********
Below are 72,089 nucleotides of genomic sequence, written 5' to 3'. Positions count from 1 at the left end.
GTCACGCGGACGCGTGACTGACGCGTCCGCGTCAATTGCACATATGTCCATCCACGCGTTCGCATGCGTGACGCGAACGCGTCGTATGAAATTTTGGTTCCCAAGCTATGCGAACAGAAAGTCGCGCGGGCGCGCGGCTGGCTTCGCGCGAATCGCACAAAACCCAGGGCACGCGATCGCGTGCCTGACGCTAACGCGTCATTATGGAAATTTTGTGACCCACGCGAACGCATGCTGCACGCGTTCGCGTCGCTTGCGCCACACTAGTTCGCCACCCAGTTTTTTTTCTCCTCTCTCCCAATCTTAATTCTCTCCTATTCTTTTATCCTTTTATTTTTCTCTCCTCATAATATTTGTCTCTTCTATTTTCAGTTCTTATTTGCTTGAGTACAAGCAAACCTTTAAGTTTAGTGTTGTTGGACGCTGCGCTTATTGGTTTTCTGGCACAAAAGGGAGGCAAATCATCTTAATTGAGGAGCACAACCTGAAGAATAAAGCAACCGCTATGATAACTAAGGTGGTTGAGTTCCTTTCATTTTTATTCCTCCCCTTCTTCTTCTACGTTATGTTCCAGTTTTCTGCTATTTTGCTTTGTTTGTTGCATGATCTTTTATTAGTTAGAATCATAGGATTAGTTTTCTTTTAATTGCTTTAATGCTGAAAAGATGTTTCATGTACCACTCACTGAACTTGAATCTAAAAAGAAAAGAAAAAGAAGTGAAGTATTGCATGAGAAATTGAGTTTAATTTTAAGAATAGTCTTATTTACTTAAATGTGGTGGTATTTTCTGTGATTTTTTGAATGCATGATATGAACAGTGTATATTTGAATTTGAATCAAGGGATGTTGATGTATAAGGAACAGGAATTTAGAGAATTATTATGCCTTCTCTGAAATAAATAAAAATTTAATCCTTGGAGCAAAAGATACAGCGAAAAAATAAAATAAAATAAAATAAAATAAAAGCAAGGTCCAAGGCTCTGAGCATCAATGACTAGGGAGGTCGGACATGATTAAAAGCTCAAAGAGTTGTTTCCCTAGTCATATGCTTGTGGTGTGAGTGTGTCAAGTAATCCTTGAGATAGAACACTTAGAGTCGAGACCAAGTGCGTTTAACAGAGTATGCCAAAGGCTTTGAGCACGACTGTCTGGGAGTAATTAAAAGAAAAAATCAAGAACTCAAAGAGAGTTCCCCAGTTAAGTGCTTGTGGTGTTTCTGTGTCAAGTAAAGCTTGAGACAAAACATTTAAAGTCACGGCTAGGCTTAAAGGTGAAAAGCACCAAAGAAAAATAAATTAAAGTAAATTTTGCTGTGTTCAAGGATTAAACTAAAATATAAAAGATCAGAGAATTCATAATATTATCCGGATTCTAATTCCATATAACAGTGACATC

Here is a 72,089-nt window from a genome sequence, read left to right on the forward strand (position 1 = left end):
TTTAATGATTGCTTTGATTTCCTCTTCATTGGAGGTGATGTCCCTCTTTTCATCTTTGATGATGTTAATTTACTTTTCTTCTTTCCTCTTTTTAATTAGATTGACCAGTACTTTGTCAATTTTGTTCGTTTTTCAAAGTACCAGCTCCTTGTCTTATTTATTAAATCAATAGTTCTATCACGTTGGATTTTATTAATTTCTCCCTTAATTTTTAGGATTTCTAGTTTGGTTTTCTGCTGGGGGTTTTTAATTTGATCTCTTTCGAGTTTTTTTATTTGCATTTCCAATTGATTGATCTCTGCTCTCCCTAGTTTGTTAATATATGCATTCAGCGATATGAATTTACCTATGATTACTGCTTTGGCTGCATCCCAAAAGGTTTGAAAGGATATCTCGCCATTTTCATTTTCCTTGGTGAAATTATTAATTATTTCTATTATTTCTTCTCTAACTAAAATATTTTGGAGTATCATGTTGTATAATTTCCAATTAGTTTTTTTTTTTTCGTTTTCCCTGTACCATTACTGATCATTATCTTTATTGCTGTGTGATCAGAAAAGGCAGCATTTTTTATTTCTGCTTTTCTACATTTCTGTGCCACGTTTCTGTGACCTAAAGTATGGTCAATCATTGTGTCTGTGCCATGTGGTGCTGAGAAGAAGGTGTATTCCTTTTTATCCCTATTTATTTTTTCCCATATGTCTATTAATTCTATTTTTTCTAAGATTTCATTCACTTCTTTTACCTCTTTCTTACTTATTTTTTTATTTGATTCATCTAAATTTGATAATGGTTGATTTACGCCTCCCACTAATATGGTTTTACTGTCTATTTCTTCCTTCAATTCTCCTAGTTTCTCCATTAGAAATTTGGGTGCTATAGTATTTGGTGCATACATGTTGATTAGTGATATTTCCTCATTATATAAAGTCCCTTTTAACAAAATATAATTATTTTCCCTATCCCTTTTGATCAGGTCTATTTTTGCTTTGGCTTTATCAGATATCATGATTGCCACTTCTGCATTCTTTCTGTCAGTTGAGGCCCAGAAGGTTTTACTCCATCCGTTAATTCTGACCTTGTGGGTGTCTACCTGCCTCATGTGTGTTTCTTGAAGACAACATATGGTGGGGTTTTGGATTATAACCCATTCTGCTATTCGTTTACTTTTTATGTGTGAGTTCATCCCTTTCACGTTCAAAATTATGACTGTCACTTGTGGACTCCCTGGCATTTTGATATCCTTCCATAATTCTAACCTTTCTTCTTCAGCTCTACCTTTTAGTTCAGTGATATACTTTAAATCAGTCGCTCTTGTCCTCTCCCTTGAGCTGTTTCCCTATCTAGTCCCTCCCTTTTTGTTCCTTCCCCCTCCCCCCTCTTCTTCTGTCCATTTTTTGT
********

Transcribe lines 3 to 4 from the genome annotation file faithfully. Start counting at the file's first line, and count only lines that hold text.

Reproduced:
Here is a 72,089-nt window from a genome sequence, read left to right on the forward strand (position 1 = left end):
TTTAATGATTGCTTTGATTTCCTCTTCATTGGAGGTGATGTCCCTCTTTTCATCTTTGATGATGTTAATTTACTTTTCTTCTTTCCTCTTTTTAATTAGATTGACCAGTACTTTGTCAATTTTGTTCGTTTTTCAAAGTACCAGCTCCTTGTCTTATTTATTAAATCAATAGTTCTATCACGTTGGATTTTATTAATTTCTCCCTTAATTTTTAGGATTTCTAGTTTGGTTTTCTGCTGGGGGTTTTTAATTTGATCTCTTTCGAGTTTTTTTATTTGCATTTCCAATTGATTGATCTCTGCTCTCCCTAGTTTGTTAATATATGCATTCAGCGATATGAATTTACCTATGATTACTGCTTTGGCTGCATCCCAAAAGGTTTGAAAGGATATCTCGCCATTTTCATTTTCCTTGGTGAAATTATTAATTATTTCTATTATTTCTTCTCTAACTAAAATATTTTGGAGTATCATGTTGTATAATTTCCAATTAGTTTTTTTTTTTTCGTTTTCCCTGTACCATTACTGATCATTATCTTTATTGCTGTGTGATCAGAAAAGGCAGCATTTTTTATTTCTGCTTTTCTACATTTCTGTGCCACGTTTCTGTGACCTAAAGTATGGTCAATCATTGTGTCTGTGCCATGTGGTGCTGAGAAGAAGGTGTATTCCTTTTTATCCCTATTTATTTTTTCCCATATGTCTATTAATTCTATTTTTTCTAAGATTTCATTCACTTCTTTTACCTCTTTCTTACTTATTTTTTTATTTGATTCATCTAAATTTGATAATGGTTGATTTACGCCTCCCACTAATATGGTTTTACTGTCTATTTCTTCCTTCAATTCTCCTAGTTTCTCCATTAGAAATTTGGGTGCTATAGTATTTGGTGCATACATGTTGATTAGTGATATTTCCTCATTATATAAAGTCCCTTTTAACAAAATATAATTATTTTCCCTATCCCTTTTGATCAGGTCTATTTTTGCTTTGGCTTTATCAGATATCATGATTGCCACTTCTGCATTCTTTCTGTCAGTTGAGGCCCAGAAGGTTTTACTCCATCCGTTAATTCTGACCTTGTGGGTGTCTACCTGCCTCATGTGTGTTTCTTGAAGACAACATATGGTGGGGTTTTGGATTATAACCCATTCTGCTATTCGTTTACTTTTTATGTGTGAGTTCATCCCTTTCACGTTCAAAATTATGACTGTCACTTGTGGACTCCCTGGCATTTTGATATCCTTCCATAATTCTAACCTTTCTTCTTCAGCTCTACCTTTTAGTTCAGTGATATACTTTAAATCAGTCGCTCTTGTCCTCTCCCTTGAGCTGTTTCCCTATCTAGTCCCTCCCTTTTTGTTCCTTCCCCCTCCCCCCTCTTCTTCTGTCCATTTTTTGT